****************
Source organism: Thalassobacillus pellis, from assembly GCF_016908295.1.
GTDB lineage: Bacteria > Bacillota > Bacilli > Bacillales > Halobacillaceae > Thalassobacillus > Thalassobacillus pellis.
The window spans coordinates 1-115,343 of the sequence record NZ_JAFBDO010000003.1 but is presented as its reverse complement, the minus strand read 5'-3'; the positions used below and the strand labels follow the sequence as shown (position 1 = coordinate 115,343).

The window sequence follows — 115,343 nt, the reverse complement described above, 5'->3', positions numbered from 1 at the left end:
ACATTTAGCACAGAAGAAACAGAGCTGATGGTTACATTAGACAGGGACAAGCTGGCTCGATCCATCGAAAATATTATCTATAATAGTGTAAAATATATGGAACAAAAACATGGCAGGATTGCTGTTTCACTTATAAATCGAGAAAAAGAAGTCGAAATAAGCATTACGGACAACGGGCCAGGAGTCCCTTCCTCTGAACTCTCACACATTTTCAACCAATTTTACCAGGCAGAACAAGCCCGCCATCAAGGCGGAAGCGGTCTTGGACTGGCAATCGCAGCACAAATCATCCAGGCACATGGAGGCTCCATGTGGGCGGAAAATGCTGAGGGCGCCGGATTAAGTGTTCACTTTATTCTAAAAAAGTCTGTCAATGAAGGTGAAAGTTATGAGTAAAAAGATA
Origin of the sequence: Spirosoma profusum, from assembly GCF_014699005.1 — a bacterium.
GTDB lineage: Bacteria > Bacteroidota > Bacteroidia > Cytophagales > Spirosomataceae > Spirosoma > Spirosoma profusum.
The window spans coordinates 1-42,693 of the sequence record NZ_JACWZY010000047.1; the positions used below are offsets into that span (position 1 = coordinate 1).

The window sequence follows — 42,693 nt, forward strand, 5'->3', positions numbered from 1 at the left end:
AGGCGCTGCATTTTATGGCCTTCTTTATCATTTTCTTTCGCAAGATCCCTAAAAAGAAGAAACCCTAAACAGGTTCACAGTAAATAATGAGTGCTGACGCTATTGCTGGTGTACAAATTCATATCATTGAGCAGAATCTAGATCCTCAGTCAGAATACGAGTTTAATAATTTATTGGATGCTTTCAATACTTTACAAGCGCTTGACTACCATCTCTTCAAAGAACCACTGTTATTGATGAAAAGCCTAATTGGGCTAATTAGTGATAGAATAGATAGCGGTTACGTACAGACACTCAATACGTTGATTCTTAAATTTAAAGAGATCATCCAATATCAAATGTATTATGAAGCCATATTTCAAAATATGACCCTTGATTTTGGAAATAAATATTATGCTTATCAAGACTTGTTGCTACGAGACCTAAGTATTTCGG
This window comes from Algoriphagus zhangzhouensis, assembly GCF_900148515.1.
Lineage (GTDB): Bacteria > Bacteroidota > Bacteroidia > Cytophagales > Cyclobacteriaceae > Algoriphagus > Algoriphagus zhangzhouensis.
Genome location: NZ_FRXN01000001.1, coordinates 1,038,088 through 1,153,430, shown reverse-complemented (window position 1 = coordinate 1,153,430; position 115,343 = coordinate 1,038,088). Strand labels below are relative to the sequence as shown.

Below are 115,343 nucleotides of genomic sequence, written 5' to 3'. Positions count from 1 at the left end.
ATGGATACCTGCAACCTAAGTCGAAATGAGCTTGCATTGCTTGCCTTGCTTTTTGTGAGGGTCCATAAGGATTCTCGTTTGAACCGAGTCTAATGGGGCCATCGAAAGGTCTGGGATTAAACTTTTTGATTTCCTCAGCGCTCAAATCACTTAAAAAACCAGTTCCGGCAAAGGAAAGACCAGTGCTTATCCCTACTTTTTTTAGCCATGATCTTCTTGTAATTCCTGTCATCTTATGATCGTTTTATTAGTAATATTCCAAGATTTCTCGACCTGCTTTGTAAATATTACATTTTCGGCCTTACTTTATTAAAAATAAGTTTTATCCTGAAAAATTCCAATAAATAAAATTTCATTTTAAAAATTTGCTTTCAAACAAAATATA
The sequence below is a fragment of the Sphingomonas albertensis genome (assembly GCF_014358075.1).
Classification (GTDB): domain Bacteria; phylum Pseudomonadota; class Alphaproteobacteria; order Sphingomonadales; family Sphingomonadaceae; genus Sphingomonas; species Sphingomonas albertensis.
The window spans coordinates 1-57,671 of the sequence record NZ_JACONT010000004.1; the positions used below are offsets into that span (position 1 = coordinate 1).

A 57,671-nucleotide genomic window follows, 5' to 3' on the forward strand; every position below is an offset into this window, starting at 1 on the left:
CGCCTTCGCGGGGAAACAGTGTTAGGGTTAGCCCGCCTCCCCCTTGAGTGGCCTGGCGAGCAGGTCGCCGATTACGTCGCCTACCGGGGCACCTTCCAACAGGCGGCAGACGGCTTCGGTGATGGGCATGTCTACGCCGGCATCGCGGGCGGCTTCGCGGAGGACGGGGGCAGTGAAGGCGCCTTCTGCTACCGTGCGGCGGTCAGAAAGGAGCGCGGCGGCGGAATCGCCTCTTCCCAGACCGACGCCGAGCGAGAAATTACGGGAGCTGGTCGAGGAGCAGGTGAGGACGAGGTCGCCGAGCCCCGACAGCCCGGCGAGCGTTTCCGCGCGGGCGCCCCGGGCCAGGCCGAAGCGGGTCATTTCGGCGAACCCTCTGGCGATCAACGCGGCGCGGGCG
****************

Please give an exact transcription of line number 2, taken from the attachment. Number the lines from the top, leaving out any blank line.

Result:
GTDB lineage: Bacteria > Bacillota > Bacilli > Bacillales > Halobacillaceae > Thalassobacillus > Thalassobacillus pellis.